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BACKGROUNDFailed back surgery syndrome (FBSS) is a pain condition refractory to therapy, and is characterised by persistent low back pain after spinal surgery. FBSS is associated with severe disability, low quality of life and high unemployment. We are currently unable to identify patients who are at risk of developing FBSS. Patients with chronic low back pain may display signs of central hypersensitivity as assessed by quantitative sensory tests (QST). This can contribute to the risk of developing persistent pain after surgery.OBJECTIVEWe tested the hypothesis that central hypersensitivity as assessed by QST predicts FBSS.DESIGNProspective cohort study.SETTINGThree tertiary care centres.PATIENTS141 patients scheduled for up to three segment spinal surgery for chronic low back pain (defined as at least 3 on a numerical rating scale on most days during the week and with a minimum duration of 3 months) due to degenerative changes.OUTCOMESWe defined FBSS as persistent pain, persistent disability or a composite outcome defined as either persistent pain or disability. The primary outcome was persistent pain 12 months after surgery. We applied 14 QST using electrical, pressure and temperature stimulation to predict FBSS and assessed the association of QST with FBSS in multivariable analyses adjusted for sociodemographic, psychological and clinical and surgery-related characteristics.RESULTSNone of the investigated 14 QST predicted FBSS, with 95% confidence intervals of crude and adjusted associations of all QST including one as a measure of no association. Results remained robust in all sensitivity and secondary analyses.CONCLUSIONThe study indicates that assessment of altered central pain processing using current QST is unlikely to identify patients at risk of FBSS and is therefore unlikely to inform clinical decisions.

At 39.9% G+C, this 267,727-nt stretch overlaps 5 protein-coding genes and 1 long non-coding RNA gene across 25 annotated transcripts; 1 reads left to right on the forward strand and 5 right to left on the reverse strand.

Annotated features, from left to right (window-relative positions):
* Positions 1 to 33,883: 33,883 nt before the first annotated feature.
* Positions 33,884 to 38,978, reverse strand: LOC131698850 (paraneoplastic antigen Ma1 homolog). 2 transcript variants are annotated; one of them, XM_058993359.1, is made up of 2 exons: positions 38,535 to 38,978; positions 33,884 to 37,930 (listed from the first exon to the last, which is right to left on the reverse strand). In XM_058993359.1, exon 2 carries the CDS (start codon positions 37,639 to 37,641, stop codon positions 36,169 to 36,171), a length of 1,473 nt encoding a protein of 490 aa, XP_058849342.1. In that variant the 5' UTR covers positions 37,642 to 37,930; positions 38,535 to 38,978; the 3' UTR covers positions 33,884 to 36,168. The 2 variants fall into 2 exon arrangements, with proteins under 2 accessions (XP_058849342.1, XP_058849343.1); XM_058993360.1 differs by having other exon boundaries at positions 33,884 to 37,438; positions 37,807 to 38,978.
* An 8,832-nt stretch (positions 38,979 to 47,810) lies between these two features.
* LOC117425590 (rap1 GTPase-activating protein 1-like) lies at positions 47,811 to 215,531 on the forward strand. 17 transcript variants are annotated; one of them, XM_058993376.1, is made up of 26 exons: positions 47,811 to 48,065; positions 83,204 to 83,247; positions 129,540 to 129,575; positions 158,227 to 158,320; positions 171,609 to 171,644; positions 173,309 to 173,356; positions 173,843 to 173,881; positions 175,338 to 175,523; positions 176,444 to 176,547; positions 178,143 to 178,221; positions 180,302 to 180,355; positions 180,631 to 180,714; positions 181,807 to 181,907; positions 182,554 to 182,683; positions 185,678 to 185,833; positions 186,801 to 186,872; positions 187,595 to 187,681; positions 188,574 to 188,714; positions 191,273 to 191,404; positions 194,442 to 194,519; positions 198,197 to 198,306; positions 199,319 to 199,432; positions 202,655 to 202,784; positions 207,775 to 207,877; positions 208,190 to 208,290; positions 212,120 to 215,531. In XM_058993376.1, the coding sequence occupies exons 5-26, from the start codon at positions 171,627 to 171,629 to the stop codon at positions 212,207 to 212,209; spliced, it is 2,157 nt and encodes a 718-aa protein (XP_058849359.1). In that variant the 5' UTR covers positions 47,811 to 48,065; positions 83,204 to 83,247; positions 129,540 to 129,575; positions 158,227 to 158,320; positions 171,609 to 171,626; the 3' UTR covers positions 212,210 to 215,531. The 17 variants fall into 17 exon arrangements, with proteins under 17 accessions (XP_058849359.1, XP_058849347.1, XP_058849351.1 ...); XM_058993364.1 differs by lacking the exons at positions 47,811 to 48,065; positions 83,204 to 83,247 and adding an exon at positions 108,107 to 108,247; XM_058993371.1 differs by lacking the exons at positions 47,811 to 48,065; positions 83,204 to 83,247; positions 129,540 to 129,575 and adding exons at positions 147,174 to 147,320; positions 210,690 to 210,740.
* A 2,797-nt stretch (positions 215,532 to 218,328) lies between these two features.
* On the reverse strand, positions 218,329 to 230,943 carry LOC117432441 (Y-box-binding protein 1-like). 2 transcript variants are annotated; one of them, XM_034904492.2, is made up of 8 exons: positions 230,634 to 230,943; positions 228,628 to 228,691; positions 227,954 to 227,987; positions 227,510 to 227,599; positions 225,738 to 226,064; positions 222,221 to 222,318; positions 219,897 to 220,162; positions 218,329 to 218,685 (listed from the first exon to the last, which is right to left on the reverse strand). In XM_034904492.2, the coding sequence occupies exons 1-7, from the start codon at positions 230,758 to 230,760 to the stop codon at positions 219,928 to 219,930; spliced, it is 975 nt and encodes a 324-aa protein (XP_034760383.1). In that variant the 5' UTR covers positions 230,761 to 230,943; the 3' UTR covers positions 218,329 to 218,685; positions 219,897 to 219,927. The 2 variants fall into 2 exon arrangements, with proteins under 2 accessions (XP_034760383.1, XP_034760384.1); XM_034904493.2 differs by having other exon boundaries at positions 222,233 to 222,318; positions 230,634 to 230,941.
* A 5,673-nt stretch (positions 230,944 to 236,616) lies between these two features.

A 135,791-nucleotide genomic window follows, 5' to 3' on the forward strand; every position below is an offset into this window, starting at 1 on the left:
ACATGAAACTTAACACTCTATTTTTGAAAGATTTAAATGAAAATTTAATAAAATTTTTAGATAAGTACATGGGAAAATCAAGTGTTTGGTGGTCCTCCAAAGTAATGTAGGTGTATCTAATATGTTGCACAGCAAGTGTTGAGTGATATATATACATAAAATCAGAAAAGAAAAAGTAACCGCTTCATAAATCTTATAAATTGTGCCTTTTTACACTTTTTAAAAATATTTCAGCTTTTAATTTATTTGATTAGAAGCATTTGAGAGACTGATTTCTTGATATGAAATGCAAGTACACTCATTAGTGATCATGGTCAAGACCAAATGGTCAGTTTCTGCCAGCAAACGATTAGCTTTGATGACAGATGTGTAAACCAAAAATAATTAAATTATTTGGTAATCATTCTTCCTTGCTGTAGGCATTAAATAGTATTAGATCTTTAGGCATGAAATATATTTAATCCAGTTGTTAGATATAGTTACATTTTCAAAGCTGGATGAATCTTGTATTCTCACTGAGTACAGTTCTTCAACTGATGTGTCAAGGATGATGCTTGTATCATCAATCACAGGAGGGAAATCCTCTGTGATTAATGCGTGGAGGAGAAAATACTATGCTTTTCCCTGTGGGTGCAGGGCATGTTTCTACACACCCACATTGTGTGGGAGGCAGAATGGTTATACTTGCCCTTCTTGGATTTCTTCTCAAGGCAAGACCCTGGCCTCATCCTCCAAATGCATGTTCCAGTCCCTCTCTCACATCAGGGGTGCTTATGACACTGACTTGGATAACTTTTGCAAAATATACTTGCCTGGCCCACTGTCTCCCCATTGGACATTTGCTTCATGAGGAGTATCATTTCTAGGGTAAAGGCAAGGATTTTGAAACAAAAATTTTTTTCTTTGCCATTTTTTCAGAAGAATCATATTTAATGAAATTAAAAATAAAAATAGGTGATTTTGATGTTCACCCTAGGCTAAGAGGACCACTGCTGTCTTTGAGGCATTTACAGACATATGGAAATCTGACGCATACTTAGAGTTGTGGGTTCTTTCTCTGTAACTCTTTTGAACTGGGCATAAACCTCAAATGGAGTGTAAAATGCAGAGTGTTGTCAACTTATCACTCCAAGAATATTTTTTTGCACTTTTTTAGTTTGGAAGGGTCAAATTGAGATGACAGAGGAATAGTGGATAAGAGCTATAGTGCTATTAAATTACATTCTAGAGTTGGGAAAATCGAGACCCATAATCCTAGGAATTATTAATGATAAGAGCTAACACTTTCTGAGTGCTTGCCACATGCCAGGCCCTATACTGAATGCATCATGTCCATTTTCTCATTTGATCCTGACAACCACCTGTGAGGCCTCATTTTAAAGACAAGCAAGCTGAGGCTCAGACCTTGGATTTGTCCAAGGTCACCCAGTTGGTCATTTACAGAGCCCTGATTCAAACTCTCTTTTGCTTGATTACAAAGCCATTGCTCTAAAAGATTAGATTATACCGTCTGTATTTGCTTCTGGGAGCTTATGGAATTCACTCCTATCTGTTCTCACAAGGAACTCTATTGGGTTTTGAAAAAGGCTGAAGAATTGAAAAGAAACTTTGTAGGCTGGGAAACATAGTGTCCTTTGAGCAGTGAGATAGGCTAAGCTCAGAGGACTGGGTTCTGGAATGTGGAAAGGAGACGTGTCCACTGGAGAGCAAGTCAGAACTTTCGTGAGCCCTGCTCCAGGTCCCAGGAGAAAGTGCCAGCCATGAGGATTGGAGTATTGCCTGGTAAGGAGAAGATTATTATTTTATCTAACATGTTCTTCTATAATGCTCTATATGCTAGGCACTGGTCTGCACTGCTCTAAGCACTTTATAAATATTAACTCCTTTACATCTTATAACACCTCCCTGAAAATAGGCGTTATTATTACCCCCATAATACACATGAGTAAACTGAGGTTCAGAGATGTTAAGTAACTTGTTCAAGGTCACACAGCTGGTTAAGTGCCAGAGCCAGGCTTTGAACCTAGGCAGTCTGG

Original publication




Journal article


European Journal of Anaesthesiology

Publication Date





695 - 704